Trump’s Tariffs Could Spark Trade War, Florida Chamber Warns

The statewide pro-business group warns of a negative impact on Florida as a global trade hub.

The Florida Chamber of Commerce, a statewide business group closely aligned with Gov. Rick Scott, warned Tuesday that new tariffs could spark a trade war and hurt Florida jobs and families.

President Donald Trump has proposed steel and aluminum tariffs on some of America’s closest allies, including Canada, Mexico and the European Union.

“The increasing prospect of a trade war could put Florida’s economy at risk and negatively impact consumers, families and jobs,” the Chamber warned in a statement. The group said unfair trade practices by “bad actors” are best addressed “in a targeted and focused manner.”

“Extending the tariffs to our allies and trade and investment partners is triggering harmful targeted retaliation,” the group said.

 

Read the complete article in the Tampa Bay Times’ The Buzz.

International Trade Essential to Florida’s Economy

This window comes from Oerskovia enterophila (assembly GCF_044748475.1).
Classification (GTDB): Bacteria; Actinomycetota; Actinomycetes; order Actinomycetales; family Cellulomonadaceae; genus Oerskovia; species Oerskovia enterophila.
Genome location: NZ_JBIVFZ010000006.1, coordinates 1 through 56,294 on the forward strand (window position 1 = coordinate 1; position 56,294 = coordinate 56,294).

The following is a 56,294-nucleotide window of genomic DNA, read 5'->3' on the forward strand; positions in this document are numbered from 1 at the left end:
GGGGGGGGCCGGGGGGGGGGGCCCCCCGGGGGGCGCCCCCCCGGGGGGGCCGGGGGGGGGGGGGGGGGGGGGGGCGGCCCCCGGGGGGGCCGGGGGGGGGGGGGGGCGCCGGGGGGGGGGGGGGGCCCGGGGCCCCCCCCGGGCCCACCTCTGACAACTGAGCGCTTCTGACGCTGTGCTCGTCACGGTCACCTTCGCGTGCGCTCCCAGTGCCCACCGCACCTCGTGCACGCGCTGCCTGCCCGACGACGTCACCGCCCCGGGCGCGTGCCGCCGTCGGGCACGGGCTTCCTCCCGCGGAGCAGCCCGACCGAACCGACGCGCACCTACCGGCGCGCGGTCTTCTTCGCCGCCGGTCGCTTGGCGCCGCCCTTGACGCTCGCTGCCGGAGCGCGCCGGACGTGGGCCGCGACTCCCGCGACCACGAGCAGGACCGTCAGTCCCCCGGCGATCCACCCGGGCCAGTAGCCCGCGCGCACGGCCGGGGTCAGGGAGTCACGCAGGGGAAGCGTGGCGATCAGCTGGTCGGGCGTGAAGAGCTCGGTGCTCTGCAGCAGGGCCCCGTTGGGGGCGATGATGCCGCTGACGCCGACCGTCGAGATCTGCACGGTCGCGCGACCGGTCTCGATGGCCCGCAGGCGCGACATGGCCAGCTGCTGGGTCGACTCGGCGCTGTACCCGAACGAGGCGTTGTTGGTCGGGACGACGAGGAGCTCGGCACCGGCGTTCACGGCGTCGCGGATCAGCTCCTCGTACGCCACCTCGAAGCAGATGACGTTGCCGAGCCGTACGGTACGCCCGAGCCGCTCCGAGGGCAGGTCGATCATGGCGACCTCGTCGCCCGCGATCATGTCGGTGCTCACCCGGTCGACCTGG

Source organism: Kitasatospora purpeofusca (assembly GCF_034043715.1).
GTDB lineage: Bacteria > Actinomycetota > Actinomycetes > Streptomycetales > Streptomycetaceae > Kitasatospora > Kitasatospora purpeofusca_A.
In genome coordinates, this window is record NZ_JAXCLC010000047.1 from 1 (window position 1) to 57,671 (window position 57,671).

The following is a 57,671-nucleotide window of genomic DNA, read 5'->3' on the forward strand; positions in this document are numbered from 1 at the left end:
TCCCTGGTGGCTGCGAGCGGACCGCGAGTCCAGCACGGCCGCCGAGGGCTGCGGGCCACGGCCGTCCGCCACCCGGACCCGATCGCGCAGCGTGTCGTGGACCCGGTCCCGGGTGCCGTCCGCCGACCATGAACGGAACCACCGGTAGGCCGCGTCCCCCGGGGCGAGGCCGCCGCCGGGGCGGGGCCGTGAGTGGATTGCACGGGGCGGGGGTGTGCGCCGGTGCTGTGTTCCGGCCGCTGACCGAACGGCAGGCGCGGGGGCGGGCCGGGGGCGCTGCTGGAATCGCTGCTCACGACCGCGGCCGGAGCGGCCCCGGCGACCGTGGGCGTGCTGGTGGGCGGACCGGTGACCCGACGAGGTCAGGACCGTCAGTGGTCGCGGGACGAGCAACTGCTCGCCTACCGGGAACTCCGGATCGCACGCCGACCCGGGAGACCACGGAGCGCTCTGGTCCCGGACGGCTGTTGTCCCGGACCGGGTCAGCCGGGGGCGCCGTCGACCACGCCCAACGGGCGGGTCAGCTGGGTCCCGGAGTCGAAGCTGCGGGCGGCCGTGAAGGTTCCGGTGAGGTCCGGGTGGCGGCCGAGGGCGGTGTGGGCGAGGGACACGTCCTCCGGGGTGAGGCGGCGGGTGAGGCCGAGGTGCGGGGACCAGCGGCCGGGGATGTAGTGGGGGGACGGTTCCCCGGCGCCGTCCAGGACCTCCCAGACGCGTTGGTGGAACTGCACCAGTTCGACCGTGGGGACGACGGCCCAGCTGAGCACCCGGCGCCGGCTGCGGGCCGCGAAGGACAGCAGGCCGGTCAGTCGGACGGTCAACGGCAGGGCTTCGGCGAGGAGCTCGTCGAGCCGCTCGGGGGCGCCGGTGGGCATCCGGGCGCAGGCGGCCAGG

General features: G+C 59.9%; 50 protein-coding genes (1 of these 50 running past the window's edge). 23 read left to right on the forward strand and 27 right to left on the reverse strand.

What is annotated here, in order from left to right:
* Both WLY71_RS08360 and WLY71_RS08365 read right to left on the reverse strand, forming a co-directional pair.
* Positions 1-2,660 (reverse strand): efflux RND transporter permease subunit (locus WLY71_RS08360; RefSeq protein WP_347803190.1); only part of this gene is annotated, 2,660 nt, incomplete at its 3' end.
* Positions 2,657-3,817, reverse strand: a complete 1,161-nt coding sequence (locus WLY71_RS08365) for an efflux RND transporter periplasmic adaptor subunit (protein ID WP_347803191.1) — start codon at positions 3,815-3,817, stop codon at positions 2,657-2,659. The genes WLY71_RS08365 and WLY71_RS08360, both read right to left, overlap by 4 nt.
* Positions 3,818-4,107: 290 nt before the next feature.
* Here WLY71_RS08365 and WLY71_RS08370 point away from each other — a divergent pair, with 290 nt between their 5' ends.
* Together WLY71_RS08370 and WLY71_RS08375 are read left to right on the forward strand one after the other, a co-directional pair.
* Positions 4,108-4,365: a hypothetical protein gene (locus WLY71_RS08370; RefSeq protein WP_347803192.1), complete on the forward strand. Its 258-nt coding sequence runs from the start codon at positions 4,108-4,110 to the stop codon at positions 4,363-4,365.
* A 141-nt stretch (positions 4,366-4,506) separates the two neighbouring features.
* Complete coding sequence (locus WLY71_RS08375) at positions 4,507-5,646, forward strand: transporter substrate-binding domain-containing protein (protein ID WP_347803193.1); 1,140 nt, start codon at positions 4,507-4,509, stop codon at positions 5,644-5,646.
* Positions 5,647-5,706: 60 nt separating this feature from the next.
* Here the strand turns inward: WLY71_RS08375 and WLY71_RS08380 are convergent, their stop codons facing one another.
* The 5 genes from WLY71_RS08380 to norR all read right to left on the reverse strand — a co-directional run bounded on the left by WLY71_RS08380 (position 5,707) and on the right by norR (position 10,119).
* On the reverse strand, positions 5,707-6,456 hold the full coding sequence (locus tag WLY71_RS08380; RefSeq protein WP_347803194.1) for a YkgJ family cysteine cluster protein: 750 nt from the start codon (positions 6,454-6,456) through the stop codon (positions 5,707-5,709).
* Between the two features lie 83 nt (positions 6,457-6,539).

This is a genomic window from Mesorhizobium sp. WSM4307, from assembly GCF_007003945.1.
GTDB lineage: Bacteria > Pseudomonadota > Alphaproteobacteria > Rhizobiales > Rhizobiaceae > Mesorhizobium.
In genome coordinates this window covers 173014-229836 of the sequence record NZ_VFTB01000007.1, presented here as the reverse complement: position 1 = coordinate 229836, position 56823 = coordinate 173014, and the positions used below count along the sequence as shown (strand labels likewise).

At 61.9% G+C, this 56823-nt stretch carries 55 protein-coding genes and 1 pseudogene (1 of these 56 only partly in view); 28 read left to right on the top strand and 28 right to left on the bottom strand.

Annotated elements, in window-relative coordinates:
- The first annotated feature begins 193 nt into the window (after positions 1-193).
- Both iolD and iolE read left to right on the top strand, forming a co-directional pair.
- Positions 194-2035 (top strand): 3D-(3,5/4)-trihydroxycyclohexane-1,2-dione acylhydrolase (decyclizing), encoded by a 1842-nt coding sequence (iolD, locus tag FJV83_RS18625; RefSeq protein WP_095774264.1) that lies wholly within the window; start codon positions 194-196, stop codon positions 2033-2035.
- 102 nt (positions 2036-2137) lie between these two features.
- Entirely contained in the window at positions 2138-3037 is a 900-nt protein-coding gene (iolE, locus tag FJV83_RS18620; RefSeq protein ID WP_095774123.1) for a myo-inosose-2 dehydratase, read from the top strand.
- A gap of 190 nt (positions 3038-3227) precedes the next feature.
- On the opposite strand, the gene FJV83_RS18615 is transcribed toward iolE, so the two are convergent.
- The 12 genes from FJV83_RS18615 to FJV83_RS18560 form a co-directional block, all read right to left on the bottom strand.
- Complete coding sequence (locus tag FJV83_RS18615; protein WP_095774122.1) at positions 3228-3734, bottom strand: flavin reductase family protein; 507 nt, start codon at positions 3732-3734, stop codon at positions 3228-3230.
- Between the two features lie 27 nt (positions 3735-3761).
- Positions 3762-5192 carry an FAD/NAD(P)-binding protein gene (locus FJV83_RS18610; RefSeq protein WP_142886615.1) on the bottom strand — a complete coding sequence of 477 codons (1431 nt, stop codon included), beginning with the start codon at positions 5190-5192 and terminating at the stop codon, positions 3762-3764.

Washington, D. C. Fly-In   Learn More About International Trade

 

As Congress and President Donald Trump’s administration consider the future of trade, the Florida Chamber of Commerce encourages leaders to consider the important role trade plays in Florida’s economy.

From its discovery, Florida has been global. Much of what made Florida a destination and gateway in Florida’s early years, still holds true today. Florida’s current and future economy is tied to its ability to be a successful hub for international trade investment.

Florida’s geography, diversity and international linkages, combined with our state-of-the-art infrastructure, trade support networks, knowledge-based innovation ecosystem and highly skilled workforce, are assets that make Florida ripe for trade.

Today, if Florida were a country, it would be the 16th largest in the world by gross domestic product. Free and fair trade is essential to Florida’s global competitiveness, and policies that enhance competition in the global marketplace, reduce or eliminate trade and investment barriers will further grow Florida jobs.

In the coming days, a delegation of members from the Florida Chamber of Commerce will travel to Washington, D.C. to encourage Florida’s Congressional Delegation to support Florida job creators, and to work to ensure that trade continues to benefit the U.S. and Floridians.

With one out of four jobs in Florida tied to international trade, these will be important conversations and go a long way to helping secure Florida’s future.